If you grew up in a Rust Belt town, then you understand.

Friday, October 04, 2013

Racism Is Dying

To best model migration, gender trumps race and class at Pacific Standard magazine.

Theme: The shifting geography of race and Rust Belt Chic Cleveland.

Subject Article: "River Crossings: The old black-divide is breaking down as young people of all races migrate west."

Other Links: 1. " Bentley Faculty Profiles: Joni K. Seager."
2. "Captive Labor Markets and Migration."

Postscript: Possibly a new migration trend, “What’s going on in Lakewood is you have whites and blacks moving in and meeting together. You have young whites from far-flung suburbs moving and meeting up together.

The bigger change, in my opinion, is how we look at geography and migration. Globalization neighborhoods are mixing bowls of people who usually have college degrees. It may look more diverse, but everyone shares a lower social capital requirement for community development. That's not to say we've entered a post-racial era. Just that our concept of segregation is woefully outdated.

Thursday, October 03, 2013

Your Knowledge Is Nothing If No One Else Knows You Know It

Dan Gilbert's business acumen is the wrong approach for redeveloping Detroit at Pacific Standard magazine.

Theme: Benefits of brain drain and costs of talent retention initiatives.

Subject Article: "Dan Gilbert Defends $300M In Federal Spending For Detroit."

Other Links: 1. "The Talent Dividend."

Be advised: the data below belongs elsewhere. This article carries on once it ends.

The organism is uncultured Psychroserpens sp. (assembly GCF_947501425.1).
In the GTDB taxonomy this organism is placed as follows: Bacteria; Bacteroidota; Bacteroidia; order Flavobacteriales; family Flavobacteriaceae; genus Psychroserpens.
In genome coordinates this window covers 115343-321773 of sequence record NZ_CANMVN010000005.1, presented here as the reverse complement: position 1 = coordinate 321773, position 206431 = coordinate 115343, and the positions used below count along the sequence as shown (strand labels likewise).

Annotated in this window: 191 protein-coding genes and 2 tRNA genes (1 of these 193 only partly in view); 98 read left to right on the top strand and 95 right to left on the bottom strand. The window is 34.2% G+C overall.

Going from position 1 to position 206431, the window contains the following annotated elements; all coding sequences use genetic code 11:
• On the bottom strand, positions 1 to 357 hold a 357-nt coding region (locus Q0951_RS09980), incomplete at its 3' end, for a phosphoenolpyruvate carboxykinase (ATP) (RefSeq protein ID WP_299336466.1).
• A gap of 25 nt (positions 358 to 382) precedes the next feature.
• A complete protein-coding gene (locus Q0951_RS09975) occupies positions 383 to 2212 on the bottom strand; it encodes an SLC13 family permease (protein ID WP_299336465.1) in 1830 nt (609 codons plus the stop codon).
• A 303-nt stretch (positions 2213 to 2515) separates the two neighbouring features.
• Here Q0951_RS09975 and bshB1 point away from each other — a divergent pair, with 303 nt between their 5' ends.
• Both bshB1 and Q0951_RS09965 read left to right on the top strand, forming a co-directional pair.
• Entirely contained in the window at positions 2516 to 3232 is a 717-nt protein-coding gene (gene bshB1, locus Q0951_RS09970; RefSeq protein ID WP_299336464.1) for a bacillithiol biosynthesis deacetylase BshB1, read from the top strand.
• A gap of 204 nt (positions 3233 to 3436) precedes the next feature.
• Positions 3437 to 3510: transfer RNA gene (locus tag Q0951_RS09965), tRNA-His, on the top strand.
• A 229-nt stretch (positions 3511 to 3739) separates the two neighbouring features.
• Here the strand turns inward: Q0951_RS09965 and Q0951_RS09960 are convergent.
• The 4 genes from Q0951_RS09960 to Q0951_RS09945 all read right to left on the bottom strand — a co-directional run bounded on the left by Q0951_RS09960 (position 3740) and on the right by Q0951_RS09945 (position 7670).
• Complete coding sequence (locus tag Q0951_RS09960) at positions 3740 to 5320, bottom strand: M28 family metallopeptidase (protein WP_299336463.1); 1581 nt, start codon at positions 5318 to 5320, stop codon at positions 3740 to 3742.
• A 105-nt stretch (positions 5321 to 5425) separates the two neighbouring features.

2. "Want to Kill Innovation? Fight Brain Drain."
3. "The Benefits of Talent Mobility."
4. "German Pork Butchers in Britain."
5. "The Talent Commons: Human Capital and Collective Knowledge Creation."
6. "The Virtues of Leaks, Raids, and Free-Riding: An Interview with Orly Lobel."
7. "Twitter Feed of Mayor Cory Booker."
8. "The Darwin Awards: In Search Of Smart."

Postscript: Three lines of academic discourse are coming together that expose the folly of trying to plug the brain drain. The first is the migration literature putting people in front of place. More recently, I've looked into social networking theory an the problem of inbreeding homophily. More broadly, I'm interested in how knowledge transfer occurs and the impacts of migration on innovation. See pork butchers. Lastly, we have that Silicon Valley magic. Orly Lobel gives the idea of talent churn some academic heft. I think all three streams comprise an economic development strategy based on migration.